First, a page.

1. Don’t do things that don’t feel good for you
It feels like common sense but if you enjoy something you are likely to want to do more of it!
Many couples get into a sexual rut and have sex in quite a prescriptive way. The same time, place and they include the same activities. There is nothing wrong with this if it works for you both, but for many couples it doesn’t and then sex feels like a chore rather than something to be enjoyed and savoured.
If sexual intimacy becomes boring then sexual desire (libido) will fall, and it will become harder for couples to stay aroused and this can then impact sexual functioning. Men may struggle to get or maintain an erection and women may find penetration uncomfortable or painful.
Ok, here’s the practical bit! Spending adequate time on foreplay and sensual touching is really important because this increases genital blood flow which in turn increases sexual arousal. Introducing a lubricant can be really helpful for heightening sensual touching of the genitals for both men and women as well as introducing vibrators for clitoral stimulation. This can be particularly helpful for women who might be struggling to get aroused.
2. Talk to each other about sex
Good communication is the most important ingredient in creating good sexual intimacy, but talking about sex is not easy. Doing so makes us vulnerable and this opens up the possibility of rejection from our partner — so it can feel risky. Set aside time that is away from the bedroom and give your partner some advance warning that you want to discuss this. It’s less threatening if you can say how you feel rather than how you want your partner to change. An example might be “……I’m aware that you haven’t wanted to have sex for a while and I feel sad about this. I miss it and I want to try and understand what has changed”. Your partner is less likely to hear this as a criticism and will be more likely to open up about what has changed for them “…..yes I’ve not been interested lately and I think it’s because….”
3. Make sure you’re both on the same page with your expectations
Films would have us believe that sex is always spontaneous and that everything falls into place. The couple desire each other at exactly the same time, clothes are removed effortlessly and simultaneous orgasm happens within minutes. I cannot say this strongly enough: this is not a real portrayal of sex especially in a committed relationship!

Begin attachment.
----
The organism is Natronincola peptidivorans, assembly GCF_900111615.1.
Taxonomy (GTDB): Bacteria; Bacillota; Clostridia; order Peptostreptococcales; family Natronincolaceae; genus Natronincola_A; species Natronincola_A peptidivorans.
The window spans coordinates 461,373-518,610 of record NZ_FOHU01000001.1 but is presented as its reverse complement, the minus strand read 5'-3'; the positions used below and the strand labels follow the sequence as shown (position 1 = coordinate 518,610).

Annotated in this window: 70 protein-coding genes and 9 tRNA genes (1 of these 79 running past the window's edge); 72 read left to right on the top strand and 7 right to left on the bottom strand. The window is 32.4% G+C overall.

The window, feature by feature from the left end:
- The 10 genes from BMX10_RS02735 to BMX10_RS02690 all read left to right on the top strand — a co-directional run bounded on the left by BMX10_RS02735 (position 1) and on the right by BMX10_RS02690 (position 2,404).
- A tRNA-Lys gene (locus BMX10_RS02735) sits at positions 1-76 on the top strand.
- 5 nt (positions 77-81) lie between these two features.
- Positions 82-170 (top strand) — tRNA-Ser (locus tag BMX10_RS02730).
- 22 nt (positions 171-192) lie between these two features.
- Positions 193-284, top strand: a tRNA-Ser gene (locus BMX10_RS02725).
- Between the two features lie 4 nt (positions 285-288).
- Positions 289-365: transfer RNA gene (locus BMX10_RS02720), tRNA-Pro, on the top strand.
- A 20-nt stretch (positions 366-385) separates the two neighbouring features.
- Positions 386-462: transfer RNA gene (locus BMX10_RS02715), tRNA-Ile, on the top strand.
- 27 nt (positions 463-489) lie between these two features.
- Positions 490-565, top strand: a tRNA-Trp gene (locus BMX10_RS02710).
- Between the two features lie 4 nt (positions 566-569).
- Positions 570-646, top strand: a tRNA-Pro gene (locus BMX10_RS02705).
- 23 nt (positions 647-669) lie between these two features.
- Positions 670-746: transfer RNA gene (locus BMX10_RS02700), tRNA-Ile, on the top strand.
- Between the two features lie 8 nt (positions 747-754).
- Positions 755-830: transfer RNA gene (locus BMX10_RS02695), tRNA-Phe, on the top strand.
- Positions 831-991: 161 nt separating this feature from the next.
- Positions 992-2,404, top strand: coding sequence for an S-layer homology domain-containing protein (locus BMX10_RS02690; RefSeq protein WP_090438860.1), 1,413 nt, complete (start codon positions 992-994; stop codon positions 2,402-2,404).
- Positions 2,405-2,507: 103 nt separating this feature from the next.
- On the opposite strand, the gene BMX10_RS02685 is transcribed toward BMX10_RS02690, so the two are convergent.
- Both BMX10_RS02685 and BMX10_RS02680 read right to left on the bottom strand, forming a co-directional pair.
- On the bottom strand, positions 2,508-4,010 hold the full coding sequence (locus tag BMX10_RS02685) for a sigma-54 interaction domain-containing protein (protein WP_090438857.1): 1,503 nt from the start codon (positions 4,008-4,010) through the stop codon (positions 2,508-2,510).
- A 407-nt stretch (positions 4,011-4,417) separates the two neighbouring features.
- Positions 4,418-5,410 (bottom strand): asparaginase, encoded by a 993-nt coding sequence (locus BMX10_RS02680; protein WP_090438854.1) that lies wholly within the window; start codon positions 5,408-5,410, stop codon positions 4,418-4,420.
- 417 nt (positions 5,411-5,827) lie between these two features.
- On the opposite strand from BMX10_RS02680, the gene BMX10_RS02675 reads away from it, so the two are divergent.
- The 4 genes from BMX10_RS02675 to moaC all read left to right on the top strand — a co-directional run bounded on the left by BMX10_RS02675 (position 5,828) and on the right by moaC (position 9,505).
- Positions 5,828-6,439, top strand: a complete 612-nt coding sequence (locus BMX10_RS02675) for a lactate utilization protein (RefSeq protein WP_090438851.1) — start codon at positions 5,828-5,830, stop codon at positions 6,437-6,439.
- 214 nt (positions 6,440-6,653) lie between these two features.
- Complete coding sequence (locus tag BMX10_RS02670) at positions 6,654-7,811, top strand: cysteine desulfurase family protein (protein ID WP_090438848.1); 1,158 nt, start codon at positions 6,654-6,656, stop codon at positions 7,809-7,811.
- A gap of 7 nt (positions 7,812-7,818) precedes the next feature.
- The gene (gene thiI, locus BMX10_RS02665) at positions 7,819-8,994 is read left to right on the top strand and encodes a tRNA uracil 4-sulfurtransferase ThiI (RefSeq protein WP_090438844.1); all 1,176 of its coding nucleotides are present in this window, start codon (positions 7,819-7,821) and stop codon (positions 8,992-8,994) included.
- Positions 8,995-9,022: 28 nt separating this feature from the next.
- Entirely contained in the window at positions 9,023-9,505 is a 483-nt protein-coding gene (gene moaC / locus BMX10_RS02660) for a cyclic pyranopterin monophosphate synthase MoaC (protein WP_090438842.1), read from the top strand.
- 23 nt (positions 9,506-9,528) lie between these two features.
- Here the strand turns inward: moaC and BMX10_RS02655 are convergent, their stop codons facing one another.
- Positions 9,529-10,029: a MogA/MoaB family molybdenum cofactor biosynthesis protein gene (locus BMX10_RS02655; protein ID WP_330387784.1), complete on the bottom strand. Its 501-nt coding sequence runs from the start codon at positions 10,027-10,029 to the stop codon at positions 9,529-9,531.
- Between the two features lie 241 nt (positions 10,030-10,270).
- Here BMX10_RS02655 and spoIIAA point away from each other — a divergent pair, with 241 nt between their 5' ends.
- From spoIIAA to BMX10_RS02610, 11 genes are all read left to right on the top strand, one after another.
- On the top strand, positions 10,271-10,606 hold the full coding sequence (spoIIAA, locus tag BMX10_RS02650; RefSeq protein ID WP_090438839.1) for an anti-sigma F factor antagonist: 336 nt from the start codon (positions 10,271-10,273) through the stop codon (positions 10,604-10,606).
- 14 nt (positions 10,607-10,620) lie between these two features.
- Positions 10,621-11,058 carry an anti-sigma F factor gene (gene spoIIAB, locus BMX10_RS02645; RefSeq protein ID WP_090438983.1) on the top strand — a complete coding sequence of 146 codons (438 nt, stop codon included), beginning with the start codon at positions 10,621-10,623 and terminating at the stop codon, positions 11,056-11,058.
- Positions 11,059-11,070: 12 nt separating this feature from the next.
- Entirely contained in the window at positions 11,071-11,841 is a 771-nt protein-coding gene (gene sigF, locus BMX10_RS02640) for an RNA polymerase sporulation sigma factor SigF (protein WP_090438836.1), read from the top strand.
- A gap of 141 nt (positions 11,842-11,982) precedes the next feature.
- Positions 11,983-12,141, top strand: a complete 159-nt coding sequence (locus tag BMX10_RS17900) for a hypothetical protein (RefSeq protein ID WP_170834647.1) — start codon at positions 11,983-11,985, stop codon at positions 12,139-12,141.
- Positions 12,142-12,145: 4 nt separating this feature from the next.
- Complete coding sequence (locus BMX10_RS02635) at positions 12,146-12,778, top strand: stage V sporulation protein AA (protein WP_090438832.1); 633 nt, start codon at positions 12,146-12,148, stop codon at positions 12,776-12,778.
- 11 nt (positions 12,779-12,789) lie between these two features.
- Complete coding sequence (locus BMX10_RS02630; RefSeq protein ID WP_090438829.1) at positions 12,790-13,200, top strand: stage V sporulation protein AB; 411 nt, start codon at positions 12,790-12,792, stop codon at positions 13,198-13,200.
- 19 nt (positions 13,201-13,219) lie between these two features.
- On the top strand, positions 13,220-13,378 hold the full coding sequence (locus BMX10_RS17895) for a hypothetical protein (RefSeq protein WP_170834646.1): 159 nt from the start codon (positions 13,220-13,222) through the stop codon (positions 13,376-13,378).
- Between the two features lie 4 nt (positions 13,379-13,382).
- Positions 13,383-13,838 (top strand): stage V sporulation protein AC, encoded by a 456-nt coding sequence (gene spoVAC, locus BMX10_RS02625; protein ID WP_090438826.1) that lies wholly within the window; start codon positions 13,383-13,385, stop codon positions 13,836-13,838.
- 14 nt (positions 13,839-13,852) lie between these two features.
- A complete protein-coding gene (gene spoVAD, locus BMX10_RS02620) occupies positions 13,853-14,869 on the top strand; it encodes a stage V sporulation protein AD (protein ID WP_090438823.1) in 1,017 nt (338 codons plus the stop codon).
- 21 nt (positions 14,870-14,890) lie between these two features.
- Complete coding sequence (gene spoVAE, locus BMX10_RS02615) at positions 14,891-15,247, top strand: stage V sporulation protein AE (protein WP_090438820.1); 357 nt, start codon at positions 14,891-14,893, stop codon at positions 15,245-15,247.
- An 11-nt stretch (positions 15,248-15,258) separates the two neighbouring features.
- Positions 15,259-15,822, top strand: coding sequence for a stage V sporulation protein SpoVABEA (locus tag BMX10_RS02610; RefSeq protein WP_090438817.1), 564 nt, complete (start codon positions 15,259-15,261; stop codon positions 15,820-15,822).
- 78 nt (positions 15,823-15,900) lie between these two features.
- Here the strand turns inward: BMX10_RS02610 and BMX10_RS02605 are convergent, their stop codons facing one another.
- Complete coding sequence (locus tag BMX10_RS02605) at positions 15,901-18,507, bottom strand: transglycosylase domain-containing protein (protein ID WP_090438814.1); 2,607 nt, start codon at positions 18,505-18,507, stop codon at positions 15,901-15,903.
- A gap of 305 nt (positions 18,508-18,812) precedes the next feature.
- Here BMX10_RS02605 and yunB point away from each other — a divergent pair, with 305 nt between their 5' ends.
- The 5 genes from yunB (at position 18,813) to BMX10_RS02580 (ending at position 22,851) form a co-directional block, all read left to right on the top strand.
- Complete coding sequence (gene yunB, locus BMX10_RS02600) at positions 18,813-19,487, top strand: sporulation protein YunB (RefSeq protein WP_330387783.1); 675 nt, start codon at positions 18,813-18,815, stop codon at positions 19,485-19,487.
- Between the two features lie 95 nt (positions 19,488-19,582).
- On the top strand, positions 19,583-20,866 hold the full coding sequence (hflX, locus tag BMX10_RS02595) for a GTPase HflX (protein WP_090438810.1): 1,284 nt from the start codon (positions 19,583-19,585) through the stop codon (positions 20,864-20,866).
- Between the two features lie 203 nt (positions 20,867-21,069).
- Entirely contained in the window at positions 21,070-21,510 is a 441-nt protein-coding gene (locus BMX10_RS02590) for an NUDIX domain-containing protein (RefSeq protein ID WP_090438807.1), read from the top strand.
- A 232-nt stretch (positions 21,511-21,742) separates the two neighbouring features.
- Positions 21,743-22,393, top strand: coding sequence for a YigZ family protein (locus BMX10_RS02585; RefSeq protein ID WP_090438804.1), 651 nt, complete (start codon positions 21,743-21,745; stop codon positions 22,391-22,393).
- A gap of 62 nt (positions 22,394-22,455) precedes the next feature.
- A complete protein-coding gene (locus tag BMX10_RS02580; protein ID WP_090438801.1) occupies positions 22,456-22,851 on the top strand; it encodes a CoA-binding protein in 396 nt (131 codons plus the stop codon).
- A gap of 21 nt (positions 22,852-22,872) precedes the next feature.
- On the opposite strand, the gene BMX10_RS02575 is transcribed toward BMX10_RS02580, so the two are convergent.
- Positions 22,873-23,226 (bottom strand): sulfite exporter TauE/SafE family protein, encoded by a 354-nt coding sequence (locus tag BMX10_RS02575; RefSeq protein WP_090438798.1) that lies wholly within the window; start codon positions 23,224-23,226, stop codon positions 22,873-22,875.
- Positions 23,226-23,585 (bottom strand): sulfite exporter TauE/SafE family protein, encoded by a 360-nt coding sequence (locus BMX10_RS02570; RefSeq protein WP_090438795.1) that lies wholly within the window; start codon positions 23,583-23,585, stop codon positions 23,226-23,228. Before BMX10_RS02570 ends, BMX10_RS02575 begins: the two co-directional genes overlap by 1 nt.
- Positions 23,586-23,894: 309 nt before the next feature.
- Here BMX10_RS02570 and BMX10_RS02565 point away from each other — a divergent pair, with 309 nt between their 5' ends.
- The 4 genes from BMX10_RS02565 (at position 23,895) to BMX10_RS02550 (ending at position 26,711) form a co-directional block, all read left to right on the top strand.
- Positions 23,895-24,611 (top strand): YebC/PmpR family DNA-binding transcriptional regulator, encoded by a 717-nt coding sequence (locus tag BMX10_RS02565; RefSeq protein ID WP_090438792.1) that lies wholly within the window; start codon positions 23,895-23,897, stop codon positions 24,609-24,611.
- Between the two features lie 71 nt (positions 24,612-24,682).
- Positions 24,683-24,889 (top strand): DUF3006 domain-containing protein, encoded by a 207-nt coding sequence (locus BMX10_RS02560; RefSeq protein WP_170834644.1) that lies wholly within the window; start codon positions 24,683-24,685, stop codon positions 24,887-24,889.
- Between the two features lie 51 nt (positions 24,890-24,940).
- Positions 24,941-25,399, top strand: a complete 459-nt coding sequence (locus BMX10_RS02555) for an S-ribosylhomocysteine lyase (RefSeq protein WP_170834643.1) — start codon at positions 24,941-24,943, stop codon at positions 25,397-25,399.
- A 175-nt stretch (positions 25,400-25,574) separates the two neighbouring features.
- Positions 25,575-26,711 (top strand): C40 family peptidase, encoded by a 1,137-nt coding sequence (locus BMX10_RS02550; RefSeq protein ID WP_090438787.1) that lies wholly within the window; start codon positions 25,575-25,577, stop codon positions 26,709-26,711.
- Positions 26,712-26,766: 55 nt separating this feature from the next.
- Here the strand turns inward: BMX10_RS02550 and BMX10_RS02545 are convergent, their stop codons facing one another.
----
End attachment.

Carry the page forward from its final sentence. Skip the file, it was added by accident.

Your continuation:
We lead busy lives juggling work, children, elderly parents, illness, financial worries… the list goes on. We have to be intentional about when we make time for sex and this is challenging. Being intentional feels like hard work — the very thing we think sex shouldn’t be.
Talk about when you are most likely to feel able to enjoy sex and this might involve you needing to be creative. Many couples talk to me about being a “morning” person or an “evening” person, but sex can happen at any time. This might be early evening, after a drink and before dinner, mid-morning or afternoon during a weekend.
If you set aside adequate time you will both know what to expect and having sex will become more of a priority. Research shows that couples that have regular sex tend to report greater overall relationship satisfaction!
Emma also gave us a list of her recommended purchases for increased pleasure:
“There are many good lubricant’s out there but I recommend an organic brand called YES. www.yesyesyes.org
If you are struggling with sexual problems you can seek professional help. The college of sex and relationship therapists (COSRT) hold a list of therapists in your local area and many therapists are now offering consultations on line.”
How to start a positive conversation about sex? Toucan Together’s Loving Module gets beyond the cliches, looking at different aspects of love, intimacy and sex to help you take your relationship to the next level.
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